Sweet 'n' hard for the loins

Apr 14, 2010 at 12:00 am

Bazooka Jones takes an ear-bending approach to the classic Detroit sound, merging delicious-but-raw garage rock with jangly and melodic power pop. The Allen Park-based quartet impressed with their musical proficiency and chops at Detroit's first International Pop Overthrow (IPO) festival three years ago, leading to the belief that there are lot of terrific bands in Detroit that somehow never get the attention they deserve, perhaps because they've never been part of one specific scene. The originals on the band's two self-released CDs all deal with the subject of kinky, sticky sex; they even transform their various cover tunes — including the Archies' "Sugar Sugar" and Nancy Sinatra's "These Boots Are Made for Walking" — into sexy romps, finding the inherent perversion that potentially exists in most every song. 

Suffice it to say with titles like "Dance Naked, "Pussywhipped Girl" and the subtle "Masturbate Me," Bazooka Jones ain't your average power-pop band. Unlike the early Beatles — an influence on so many bands of the genre — these folks would rather get laid than hold your hand. The influences on their sound range from T. Rex and Slade to the Bay City Rollers and the Stooges ... if all those groups had a chick singer, that is.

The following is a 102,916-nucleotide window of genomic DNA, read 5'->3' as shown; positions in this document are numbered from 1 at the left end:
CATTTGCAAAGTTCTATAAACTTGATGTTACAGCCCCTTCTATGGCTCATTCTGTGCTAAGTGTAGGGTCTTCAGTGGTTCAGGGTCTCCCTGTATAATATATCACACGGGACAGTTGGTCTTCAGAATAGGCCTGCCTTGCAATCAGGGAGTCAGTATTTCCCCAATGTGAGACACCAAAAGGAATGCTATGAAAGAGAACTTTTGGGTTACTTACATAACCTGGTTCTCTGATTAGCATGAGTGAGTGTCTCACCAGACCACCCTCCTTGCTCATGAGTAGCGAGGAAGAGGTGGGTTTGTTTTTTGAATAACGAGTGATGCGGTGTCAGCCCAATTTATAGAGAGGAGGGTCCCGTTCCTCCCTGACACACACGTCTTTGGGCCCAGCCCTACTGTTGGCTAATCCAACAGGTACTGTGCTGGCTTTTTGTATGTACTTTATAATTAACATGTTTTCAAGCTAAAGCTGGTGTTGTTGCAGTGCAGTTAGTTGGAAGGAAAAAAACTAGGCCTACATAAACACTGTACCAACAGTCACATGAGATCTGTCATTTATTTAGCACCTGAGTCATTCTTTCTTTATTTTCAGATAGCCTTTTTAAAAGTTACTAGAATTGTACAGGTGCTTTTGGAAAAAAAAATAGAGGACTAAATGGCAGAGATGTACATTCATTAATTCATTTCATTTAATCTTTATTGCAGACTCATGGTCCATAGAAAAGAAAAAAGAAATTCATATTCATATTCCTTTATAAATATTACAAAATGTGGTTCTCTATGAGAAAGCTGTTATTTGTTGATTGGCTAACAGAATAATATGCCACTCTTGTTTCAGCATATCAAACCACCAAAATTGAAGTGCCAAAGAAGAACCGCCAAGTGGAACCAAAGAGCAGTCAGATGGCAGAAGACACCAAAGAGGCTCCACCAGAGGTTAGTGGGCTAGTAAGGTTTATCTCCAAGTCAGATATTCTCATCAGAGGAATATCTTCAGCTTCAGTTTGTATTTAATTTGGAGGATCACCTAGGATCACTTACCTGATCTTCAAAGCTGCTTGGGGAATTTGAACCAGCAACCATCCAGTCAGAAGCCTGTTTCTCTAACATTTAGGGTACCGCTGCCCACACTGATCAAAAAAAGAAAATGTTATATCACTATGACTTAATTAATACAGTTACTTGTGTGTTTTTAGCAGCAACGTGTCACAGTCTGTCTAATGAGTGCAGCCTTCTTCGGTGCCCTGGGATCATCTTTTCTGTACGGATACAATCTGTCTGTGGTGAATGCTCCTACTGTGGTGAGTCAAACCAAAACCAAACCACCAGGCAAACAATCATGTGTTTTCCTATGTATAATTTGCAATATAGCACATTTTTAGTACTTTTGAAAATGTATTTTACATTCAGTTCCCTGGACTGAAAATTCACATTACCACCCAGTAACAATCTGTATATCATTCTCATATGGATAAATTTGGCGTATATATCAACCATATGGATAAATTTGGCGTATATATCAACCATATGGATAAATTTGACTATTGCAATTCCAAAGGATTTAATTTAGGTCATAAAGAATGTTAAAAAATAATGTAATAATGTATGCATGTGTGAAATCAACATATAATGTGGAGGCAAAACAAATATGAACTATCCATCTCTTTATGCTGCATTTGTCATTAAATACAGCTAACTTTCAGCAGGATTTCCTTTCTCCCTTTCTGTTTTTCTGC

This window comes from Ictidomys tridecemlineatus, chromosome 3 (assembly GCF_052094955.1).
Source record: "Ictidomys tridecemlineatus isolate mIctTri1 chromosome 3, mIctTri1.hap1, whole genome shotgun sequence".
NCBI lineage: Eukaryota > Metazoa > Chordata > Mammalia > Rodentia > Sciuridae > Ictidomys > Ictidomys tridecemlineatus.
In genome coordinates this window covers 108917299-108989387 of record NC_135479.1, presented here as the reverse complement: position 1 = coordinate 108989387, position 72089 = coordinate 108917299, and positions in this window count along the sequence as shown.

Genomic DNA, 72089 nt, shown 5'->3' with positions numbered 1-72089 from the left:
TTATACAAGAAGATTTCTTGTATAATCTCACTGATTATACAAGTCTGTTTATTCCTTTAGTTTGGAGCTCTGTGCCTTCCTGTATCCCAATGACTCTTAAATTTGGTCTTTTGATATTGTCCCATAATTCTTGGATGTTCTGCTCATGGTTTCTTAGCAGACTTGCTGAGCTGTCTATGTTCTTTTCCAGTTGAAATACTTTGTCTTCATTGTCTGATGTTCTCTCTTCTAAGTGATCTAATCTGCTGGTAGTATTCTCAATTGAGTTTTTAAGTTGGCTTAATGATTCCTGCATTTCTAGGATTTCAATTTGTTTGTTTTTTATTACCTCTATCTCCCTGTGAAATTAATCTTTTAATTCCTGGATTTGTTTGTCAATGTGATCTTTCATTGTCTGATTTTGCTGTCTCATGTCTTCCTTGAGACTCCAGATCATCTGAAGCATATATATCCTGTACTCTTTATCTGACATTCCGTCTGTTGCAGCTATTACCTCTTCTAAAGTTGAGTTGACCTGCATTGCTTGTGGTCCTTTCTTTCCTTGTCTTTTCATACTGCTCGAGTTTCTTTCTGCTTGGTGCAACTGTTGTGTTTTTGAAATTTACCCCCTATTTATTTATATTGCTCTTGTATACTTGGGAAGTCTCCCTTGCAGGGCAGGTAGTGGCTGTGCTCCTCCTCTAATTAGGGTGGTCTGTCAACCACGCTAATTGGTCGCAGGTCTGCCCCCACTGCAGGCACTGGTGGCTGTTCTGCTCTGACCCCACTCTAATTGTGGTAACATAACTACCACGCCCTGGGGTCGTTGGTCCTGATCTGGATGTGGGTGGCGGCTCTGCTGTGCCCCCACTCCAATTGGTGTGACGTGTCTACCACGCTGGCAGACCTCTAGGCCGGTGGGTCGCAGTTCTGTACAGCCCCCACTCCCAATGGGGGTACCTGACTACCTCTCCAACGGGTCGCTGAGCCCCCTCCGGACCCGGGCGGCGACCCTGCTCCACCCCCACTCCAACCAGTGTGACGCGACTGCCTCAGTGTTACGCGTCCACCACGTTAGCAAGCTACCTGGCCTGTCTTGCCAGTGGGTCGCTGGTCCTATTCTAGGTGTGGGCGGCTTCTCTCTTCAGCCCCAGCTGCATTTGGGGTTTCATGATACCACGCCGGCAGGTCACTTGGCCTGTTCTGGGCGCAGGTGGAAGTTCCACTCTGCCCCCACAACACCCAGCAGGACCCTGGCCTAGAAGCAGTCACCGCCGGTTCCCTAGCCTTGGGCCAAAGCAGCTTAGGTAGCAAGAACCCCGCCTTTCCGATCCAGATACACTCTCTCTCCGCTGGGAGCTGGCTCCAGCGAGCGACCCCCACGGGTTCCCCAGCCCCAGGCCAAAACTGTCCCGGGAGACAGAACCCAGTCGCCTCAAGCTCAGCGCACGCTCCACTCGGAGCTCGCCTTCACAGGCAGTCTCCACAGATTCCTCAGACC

The group will once again play the IPO fest's return to Michigan, which kicks off Thursday at Paycheck's Lounge in Hamtramck. We caught up with guitarist Chris Jones (aka Bullethead) — who co-writes the band's material with his wife, lead singer Viagra Jones — for a quick chat.

1. Metro Times: You've played every Detroit IPO festival thus far. So what's Bazooka Jones' definition of "pop?"

Chris Jones: The Bazooka Jones definition of "pop" is simply "infectious fun" — a bareback ride atop three chords that leave you with a guilty smile and feeling the need to do penance by listening to Tom Waits.

2. MT: Your lyrics are mostly sex, not including your covers, although even those almost always come sounding like they're about kinky sex as well. Were you influenced by the Cramps? Or was it other influences? What's with all the sex?